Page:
She added: “In a fair world, teachers would be paid much more and the SRC would have voted to affirm that. Unfortunately, we had to make a decision in the world we actually live in, with the resources we actually have.”

More red ink

Despite the new funding streams, the District’s deficit for 2015-16 is projected at $71 million without drastic reductions in ongoing personnel costs. District officials said the savings from benefit changes would allow them to put as much as $44 million back into schools, many of which started the year lacking extracurricular activities, adequate instructional materials, and basic supplies.

Whether the action will go through is unresolved; the Philadelphia Federation of Teachers took the SRC to court and won a temporary stay. An appeal of the stay will be heard in Commonwealth Court, but as of late November, no date was set. The District had budgeted for benefits savings to start kicking in on Dec. 15.

Even so, the District redirected an initial installment of $15 million to schools. How much actual savings may be realized depends on the court decision. Between that and possibly inflated estimates of cigarette tax revenues, there are concerns about keeping this year’s budget in balance.

Green said at the SRC meeting on Nov. 20 that the District still hoped for a negotiated settlement with the teachers.

“The School District is in ongoing communications with the PFT, and we continue to seek an appropriate negotiated resolution,” District spokesperson Fernando Gallard said.

PFT president Jerry Jordan was asked if there were ongoing negotiations.

“No,” he said.

The District faces further budget uncertainty due to the pressure to approve additional charters. The SRC has 45 days to hold hearings on the 40 new applications. It recruited educators and academics as volunteers to review them all and passed a resolution specifying that only one commissioner, or even a designee, need be present at each hearing.

At that November meeting, a parade of speakers implored the SRC to approve more charters. Typical was parent Elaine Wells of Boys’ Latin, who accused the SRC of “a war against better options” for families.

Wolf’s promises

It is still unclear whether Wolf can fulfill his promise to raise taxes to send to school districts and convince the legislature to enact a fairer education funding formula. Wolf will be facing a more Republican General Assembly than Gov. Corbett, whom he defeated, and one that just elected more conservative leadership.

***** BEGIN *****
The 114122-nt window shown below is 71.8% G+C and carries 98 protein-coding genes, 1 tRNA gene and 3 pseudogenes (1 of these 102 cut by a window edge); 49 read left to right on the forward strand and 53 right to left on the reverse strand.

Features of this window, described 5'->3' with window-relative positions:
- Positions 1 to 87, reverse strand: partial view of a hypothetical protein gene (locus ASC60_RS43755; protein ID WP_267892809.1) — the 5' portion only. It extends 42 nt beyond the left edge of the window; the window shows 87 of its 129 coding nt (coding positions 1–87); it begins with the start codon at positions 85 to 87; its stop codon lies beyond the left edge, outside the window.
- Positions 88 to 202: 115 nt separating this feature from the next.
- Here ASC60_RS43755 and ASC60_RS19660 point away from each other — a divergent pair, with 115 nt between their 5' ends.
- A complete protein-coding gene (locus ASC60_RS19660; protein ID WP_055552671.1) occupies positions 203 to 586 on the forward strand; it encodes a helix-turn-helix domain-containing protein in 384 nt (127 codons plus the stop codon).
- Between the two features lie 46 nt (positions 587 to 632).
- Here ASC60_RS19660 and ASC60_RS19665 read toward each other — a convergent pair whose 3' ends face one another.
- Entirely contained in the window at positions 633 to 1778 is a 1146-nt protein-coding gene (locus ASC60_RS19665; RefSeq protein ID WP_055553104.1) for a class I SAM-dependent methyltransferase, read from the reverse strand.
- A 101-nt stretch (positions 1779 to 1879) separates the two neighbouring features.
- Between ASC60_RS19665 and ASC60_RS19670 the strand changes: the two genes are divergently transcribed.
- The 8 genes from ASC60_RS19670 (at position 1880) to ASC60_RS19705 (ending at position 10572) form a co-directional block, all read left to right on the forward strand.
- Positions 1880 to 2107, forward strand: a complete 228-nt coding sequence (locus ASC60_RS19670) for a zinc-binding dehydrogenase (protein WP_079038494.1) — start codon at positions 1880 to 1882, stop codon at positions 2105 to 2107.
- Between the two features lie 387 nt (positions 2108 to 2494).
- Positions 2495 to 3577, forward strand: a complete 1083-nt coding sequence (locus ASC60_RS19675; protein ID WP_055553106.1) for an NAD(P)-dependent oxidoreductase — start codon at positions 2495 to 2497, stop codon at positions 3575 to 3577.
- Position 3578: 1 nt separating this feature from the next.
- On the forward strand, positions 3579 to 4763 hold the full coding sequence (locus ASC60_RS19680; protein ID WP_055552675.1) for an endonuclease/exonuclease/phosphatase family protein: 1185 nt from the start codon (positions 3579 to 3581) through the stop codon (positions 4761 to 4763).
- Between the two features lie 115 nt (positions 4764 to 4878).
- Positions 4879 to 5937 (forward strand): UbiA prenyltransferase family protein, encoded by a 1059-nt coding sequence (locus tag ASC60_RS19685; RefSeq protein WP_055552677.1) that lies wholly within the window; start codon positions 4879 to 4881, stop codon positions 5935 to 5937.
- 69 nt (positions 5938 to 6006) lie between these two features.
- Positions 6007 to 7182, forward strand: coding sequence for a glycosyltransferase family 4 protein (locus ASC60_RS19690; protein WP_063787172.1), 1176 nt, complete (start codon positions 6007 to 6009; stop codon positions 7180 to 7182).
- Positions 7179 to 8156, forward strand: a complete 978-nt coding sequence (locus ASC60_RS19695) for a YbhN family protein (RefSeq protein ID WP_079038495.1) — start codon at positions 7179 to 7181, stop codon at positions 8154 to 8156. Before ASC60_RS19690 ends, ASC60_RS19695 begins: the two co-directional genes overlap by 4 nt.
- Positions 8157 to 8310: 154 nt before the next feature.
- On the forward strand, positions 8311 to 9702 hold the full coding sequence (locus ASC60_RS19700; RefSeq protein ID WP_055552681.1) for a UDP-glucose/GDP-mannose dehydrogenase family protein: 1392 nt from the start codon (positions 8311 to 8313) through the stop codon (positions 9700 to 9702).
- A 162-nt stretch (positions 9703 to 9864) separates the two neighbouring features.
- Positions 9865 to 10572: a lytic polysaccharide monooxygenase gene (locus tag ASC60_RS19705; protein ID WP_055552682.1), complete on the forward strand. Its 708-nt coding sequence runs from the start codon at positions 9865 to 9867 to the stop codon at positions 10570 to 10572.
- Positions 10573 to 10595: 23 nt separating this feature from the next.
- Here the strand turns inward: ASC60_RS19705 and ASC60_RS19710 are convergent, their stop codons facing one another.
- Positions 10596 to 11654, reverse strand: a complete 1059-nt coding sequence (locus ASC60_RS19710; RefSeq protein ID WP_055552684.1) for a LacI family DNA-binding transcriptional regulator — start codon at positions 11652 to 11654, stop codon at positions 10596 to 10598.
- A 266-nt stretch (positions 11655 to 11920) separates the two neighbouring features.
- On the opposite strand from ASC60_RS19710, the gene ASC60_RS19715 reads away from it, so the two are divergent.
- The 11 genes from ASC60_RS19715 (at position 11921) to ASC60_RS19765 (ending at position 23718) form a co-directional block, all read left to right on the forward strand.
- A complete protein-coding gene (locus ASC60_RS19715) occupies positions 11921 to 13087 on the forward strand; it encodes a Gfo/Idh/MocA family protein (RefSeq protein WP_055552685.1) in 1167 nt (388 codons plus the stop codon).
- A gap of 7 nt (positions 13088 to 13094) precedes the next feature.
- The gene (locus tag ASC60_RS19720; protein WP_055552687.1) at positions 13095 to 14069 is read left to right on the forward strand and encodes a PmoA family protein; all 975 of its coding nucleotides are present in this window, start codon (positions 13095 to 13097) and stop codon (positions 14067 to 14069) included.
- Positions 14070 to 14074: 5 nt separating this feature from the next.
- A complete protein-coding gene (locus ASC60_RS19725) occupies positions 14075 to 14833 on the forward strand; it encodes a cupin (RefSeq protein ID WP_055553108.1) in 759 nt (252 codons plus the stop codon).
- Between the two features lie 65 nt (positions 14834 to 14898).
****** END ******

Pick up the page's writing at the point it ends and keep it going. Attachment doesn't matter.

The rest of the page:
Wolf won in part because inadequate education funding under Corbett became a statewide issue. Six districts outside Philadelphia, along with advocacy groups and parents, filed a lawsuit Nov. 10 against the state for failing to provide each child with a constitutionally mandated “thorough and efficient” education.

Meanwhile, a legislative panel, the Basic Education Funding Commission, charged with devising a fair, predictable education funding formula, has been traveling the state gathering data and testimony.

It sat in Philadelphia on Nov. 18 and 19 and listened to everyone from religious leaders to charter operators lament the consequences of insufficient resources for city students.

One witness presented evidence that the state’s funding system discriminates by race. Data analyst David Mosenkis, affiliated with the faith-based group POWER, shared his scatter plot showing that under the current system, virtually all-White districts get more money per student than equally poor but more diverse districts.

Afterward, commission chair Sen. Pat Browne of Allentown said that he felt an obligation to make sure that Philadelphia gets an equitable share of state aid “to reflect the needs of its students in traditional and charter schools.” But he also stressed that the commission had to come up with something politically palatable.

Due to the fiscal chaos, Fitch Ratings in October downgraded the District’s bond rating, which officials said would have little practical effect. But Fitch analyst Eric Friedman summed up the situation, telling the Inquirer that the city’s public schools “are facing a number of challenges, and there’s no solution immediately in sight.”